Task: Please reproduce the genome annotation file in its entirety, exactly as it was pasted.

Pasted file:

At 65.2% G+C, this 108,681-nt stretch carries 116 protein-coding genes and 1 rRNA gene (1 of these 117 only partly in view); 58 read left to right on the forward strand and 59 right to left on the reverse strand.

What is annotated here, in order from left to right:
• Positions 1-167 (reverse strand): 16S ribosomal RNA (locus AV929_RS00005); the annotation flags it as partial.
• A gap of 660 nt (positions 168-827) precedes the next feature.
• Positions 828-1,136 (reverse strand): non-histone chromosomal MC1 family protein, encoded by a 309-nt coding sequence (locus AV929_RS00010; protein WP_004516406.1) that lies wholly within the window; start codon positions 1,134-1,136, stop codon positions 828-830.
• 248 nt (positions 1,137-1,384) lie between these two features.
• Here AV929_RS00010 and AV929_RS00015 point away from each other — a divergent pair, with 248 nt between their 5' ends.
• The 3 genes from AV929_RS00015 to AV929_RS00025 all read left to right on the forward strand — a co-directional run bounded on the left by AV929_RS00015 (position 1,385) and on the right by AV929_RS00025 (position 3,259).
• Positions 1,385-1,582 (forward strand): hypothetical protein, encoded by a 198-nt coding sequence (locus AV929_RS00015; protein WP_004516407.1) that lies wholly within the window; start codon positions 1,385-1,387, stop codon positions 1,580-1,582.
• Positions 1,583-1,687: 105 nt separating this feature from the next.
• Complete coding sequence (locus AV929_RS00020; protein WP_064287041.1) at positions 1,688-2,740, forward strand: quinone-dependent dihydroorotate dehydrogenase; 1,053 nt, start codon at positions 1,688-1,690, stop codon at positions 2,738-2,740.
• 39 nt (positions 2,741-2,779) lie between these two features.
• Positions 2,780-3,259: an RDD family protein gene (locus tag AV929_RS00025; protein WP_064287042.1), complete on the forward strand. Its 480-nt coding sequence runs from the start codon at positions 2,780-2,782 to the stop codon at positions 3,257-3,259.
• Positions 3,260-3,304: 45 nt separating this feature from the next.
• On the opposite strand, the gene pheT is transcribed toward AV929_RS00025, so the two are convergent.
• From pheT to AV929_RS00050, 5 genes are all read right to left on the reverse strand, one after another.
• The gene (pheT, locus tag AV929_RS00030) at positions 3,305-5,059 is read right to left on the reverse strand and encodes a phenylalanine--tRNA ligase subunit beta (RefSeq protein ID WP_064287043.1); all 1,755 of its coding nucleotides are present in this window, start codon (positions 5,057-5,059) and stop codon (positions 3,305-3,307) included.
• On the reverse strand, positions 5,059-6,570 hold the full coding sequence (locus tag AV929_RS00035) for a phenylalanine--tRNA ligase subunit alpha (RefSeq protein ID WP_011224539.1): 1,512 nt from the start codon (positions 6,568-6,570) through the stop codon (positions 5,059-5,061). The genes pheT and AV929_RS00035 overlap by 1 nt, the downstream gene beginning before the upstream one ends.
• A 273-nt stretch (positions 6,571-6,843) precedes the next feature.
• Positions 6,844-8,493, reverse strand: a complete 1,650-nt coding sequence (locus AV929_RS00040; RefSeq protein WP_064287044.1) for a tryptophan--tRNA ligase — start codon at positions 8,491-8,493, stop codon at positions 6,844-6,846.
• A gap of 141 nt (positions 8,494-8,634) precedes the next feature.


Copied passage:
At 65.2% G+C, this 108,681-nt stretch carries 116 protein-coding genes and 1 rRNA gene (1 of these 117 only partly in view); 58 read left to right on the forward strand and 59 right to left on the reverse strand.

What is annotated here, in order from left to right:
• Positions 1-167 (reverse strand): 16S ribosomal RNA (locus AV929_RS00005); the annotation flags it as partial.
• A gap of 660 nt (positions 168-827) precedes the next feature.
• Positions 828-1,136 (reverse strand): non-histone chromosomal MC1 family protein, encoded by a 309-nt coding sequence (locus AV929_RS00010; protein WP_004516406.1) that lies wholly within the window; start codon positions 1,134-1,136, stop codon positions 828-830.
• 248 nt (positions 1,137-1,384) lie between these two features.
• Here AV929_RS00010 and AV929_RS00015 point away from each other — a divergent pair, with 248 nt between their 5' ends.
• The 3 genes from AV929_RS00015 to AV929_RS00025 all read left to right on the forward strand — a co-directional run bounded on the left by AV929_RS00015 (position 1,385) and on the right by AV929_RS00025 (position 3,259).
• Positions 1,385-1,582 (forward strand): hypothetical protein, encoded by a 198-nt coding sequence (locus AV929_RS00015; protein WP_004516407.1) that lies wholly within the window; start codon positions 1,385-1,387, stop codon positions 1,580-1,582.
• Positions 1,583-1,687: 105 nt separating this feature from the next.
• Complete coding sequence (locus AV929_RS00020; protein WP_064287041.1) at positions 1,688-2,740, forward strand: quinone-dependent dihydroorotate dehydrogenase; 1,053 nt, start codon at positions 1,688-1,690, stop codon at positions 2,738-2,740.
• 39 nt (positions 2,741-2,779) lie between these two features.
• Positions 2,780-3,259: an RDD family protein gene (locus tag AV929_RS00025; protein WP_064287042.1), complete on the forward strand. Its 480-nt coding sequence runs from the start codon at positions 2,780-2,782 to the stop codon at positions 3,257-3,259.
• Positions 3,260-3,304: 45 nt separating this feature from the next.
• On the opposite strand, the gene pheT is transcribed toward AV929_RS00025, so the two are convergent.
• From pheT to AV929_RS00050, 5 genes are all read right to left on the reverse strand, one after another.
• The gene (pheT, locus tag AV929_RS00030) at positions 3,305-5,059 is read right to left on the reverse strand and encodes a phenylalanine--tRNA ligase subunit beta (RefSeq protein ID WP_064287043.1); all 1,755 of its coding nucleotides are present in this window, start codon (positions 5,057-5,059) and stop codon (positions 3,305-3,307) included.
• On the reverse strand, positions 5,059-6,570 hold the full coding sequence (locus tag AV929_RS00035) for a phenylalanine--tRNA ligase subunit alpha (RefSeq protein ID WP_011224539.1): 1,512 nt from the start codon (positions 6,568-6,570) through the stop codon (positions 5,059-5,061). The genes pheT and AV929_RS00035 overlap by 1 nt, the downstream gene beginning before the upstream one ends.
• A 273-nt stretch (positions 6,571-6,843) precedes the next feature.
• Positions 6,844-8,493, reverse strand: a complete 1,650-nt coding sequence (locus AV929_RS00040; RefSeq protein WP_064287044.1) for a tryptophan--tRNA ligase — start codon at positions 8,491-8,493, stop codon at positions 6,844-6,846.
• A gap of 141 nt (positions 8,494-8,634) precedes the next feature.